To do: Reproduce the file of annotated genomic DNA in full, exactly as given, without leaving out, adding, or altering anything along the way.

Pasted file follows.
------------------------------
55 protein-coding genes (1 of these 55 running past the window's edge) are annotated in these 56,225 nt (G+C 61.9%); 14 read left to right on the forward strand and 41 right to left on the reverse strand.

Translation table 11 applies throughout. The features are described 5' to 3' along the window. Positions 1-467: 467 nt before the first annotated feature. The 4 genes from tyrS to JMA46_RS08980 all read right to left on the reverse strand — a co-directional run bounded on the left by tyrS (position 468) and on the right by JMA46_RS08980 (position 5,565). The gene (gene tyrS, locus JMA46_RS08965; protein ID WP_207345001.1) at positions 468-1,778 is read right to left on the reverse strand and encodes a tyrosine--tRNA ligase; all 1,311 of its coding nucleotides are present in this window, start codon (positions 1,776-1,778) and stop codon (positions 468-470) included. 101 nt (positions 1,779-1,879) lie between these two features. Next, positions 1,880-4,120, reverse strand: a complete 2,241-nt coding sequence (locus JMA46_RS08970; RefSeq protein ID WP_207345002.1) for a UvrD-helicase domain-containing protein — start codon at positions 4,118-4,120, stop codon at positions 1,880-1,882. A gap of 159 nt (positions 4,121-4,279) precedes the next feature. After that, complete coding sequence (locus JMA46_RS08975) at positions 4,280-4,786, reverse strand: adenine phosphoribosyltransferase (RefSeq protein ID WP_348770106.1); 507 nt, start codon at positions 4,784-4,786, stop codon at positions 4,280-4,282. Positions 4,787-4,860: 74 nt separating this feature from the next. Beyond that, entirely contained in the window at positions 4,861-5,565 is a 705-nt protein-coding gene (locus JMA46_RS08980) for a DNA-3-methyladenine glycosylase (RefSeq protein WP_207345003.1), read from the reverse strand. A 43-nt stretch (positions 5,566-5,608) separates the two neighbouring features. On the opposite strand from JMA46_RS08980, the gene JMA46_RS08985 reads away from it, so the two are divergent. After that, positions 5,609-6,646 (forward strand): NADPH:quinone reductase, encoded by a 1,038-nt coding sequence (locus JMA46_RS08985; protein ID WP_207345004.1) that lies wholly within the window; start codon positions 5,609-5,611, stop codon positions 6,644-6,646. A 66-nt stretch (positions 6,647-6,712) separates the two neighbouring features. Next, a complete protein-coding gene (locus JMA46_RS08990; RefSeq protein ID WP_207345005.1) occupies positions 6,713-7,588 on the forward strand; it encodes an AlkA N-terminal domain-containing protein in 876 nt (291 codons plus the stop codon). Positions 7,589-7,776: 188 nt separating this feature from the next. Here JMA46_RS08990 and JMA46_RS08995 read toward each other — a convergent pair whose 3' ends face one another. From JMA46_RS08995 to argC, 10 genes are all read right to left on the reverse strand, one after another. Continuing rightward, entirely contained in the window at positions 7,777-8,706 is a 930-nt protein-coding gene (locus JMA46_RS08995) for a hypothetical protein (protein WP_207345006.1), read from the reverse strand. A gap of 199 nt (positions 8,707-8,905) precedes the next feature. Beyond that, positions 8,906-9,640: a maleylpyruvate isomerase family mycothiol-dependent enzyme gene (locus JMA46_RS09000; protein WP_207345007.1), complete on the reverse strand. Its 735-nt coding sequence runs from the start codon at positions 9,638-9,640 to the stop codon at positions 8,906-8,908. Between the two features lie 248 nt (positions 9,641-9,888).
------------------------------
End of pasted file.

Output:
55 protein-coding genes (1 of these 55 running past the window's edge) are annotated in these 56,225 nt (G+C 61.9%); 14 read left to right on the forward strand and 41 right to left on the reverse strand.

Translation table 11 applies throughout. The features are described 5' to 3' along the window. Positions 1-467: 467 nt before the first annotated feature. The 4 genes from tyrS to JMA46_RS08980 all read right to left on the reverse strand — a co-directional run bounded on the left by tyrS (position 468) and on the right by JMA46_RS08980 (position 5,565). The gene (gene tyrS, locus JMA46_RS08965; protein ID WP_207345001.1) at positions 468-1,778 is read right to left on the reverse strand and encodes a tyrosine--tRNA ligase; all 1,311 of its coding nucleotides are present in this window, start codon (positions 1,776-1,778) and stop codon (positions 468-470) included. 101 nt (positions 1,779-1,879) lie between these two features. Next, positions 1,880-4,120, reverse strand: a complete 2,241-nt coding sequence (locus JMA46_RS08970; RefSeq protein ID WP_207345002.1) for a UvrD-helicase domain-containing protein — start codon at positions 4,118-4,120, stop codon at positions 1,880-1,882. A gap of 159 nt (positions 4,121-4,279) precedes the next feature. After that, complete coding sequence (locus JMA46_RS08975) at positions 4,280-4,786, reverse strand: adenine phosphoribosyltransferase (RefSeq protein ID WP_348770106.1); 507 nt, start codon at positions 4,784-4,786, stop codon at positions 4,280-4,282. Positions 4,787-4,860: 74 nt separating this feature from the next. Beyond that, entirely contained in the window at positions 4,861-5,565 is a 705-nt protein-coding gene (locus JMA46_RS08980) for a DNA-3-methyladenine glycosylase (RefSeq protein WP_207345003.1), read from the reverse strand. A 43-nt stretch (positions 5,566-5,608) separates the two neighbouring features. On the opposite strand from JMA46_RS08980, the gene JMA46_RS08985 reads away from it, so the two are divergent. After that, positions 5,609-6,646 (forward strand): NADPH:quinone reductase, encoded by a 1,038-nt coding sequence (locus JMA46_RS08985; protein ID WP_207345004.1) that lies wholly within the window; start codon positions 5,609-5,611, stop codon positions 6,644-6,646. A 66-nt stretch (positions 6,647-6,712) separates the two neighbouring features. Next, a complete protein-coding gene (locus JMA46_RS08990; RefSeq protein ID WP_207345005.1) occupies positions 6,713-7,588 on the forward strand; it encodes an AlkA N-terminal domain-containing protein in 876 nt (291 codons plus the stop codon). Positions 7,589-7,776: 188 nt separating this feature from the next. Here JMA46_RS08990 and JMA46_RS08995 read toward each other — a convergent pair whose 3' ends face one another. From JMA46_RS08995 to argC, 10 genes are all read right to left on the reverse strand, one after another. Continuing rightward, entirely contained in the window at positions 7,777-8,706 is a 930-nt protein-coding gene (locus JMA46_RS08995) for a hypothetical protein (protein WP_207345006.1), read from the reverse strand. A gap of 199 nt (positions 8,707-8,905) precedes the next feature. Beyond that, positions 8,906-9,640: a maleylpyruvate isomerase family mycothiol-dependent enzyme gene (locus JMA46_RS09000; protein WP_207345007.1), complete on the reverse strand. Its 735-nt coding sequence runs from the start codon at positions 9,638-9,640 to the stop codon at positions 8,906-8,908. Between the two features lie 248 nt (positions 9,641-9,888).